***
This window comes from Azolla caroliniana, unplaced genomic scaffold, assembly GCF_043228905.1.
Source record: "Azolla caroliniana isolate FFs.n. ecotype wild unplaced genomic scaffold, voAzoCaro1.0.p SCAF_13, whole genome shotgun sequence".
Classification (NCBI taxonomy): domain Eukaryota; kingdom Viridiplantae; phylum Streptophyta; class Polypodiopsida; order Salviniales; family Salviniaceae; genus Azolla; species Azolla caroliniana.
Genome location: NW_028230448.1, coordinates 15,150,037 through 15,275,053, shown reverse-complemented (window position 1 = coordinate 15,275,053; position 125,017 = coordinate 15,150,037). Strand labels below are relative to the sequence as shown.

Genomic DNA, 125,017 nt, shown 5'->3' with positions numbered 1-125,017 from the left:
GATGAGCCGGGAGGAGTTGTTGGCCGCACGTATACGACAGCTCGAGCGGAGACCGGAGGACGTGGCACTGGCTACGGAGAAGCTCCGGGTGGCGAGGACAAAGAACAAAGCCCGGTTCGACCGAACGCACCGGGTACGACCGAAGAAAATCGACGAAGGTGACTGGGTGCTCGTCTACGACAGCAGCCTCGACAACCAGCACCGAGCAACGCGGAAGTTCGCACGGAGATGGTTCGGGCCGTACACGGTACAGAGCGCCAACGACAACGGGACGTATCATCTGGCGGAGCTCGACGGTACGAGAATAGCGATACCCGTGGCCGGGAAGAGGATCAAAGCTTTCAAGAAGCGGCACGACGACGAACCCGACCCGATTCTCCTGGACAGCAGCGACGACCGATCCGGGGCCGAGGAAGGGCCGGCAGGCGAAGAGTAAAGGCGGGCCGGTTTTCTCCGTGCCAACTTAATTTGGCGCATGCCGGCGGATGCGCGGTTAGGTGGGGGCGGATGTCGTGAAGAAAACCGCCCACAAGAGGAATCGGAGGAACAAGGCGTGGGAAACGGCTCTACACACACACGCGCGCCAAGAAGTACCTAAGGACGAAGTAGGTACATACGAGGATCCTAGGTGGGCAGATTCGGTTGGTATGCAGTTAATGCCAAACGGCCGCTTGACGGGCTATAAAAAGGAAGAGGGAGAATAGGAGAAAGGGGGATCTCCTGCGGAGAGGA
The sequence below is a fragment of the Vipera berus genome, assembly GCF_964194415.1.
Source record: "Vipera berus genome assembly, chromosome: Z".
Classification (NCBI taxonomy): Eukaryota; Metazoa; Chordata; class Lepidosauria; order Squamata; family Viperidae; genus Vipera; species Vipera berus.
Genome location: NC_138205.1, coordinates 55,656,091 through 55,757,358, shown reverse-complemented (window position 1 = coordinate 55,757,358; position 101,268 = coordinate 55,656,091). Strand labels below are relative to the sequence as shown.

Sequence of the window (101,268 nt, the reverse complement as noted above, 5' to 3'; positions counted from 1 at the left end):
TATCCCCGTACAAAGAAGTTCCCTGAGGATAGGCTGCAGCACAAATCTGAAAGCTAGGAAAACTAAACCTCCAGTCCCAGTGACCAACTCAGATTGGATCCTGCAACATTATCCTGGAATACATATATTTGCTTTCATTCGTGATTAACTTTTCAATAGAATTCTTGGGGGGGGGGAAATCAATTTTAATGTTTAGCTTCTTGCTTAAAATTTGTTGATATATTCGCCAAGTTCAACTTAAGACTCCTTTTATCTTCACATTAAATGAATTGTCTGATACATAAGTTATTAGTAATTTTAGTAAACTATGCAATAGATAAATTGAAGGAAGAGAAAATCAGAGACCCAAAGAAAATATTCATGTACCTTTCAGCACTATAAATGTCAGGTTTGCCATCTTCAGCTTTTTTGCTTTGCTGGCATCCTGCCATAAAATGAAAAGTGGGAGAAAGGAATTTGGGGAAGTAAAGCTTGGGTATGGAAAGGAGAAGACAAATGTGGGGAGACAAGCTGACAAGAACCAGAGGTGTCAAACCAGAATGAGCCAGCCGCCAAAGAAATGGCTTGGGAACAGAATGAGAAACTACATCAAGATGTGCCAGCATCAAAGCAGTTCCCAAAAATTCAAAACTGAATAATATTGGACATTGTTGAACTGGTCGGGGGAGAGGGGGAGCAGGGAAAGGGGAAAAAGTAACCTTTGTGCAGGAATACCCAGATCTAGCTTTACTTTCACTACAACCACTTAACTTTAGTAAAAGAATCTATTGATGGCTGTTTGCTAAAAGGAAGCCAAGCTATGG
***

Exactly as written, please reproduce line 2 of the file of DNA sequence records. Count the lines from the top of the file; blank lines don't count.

Source record: "Azolla caroliniana isolate FFs.n. ecotype wild unplaced genomic scaffold, voAzoCaro1.0.p SCAF_13, whole genome shotgun sequence".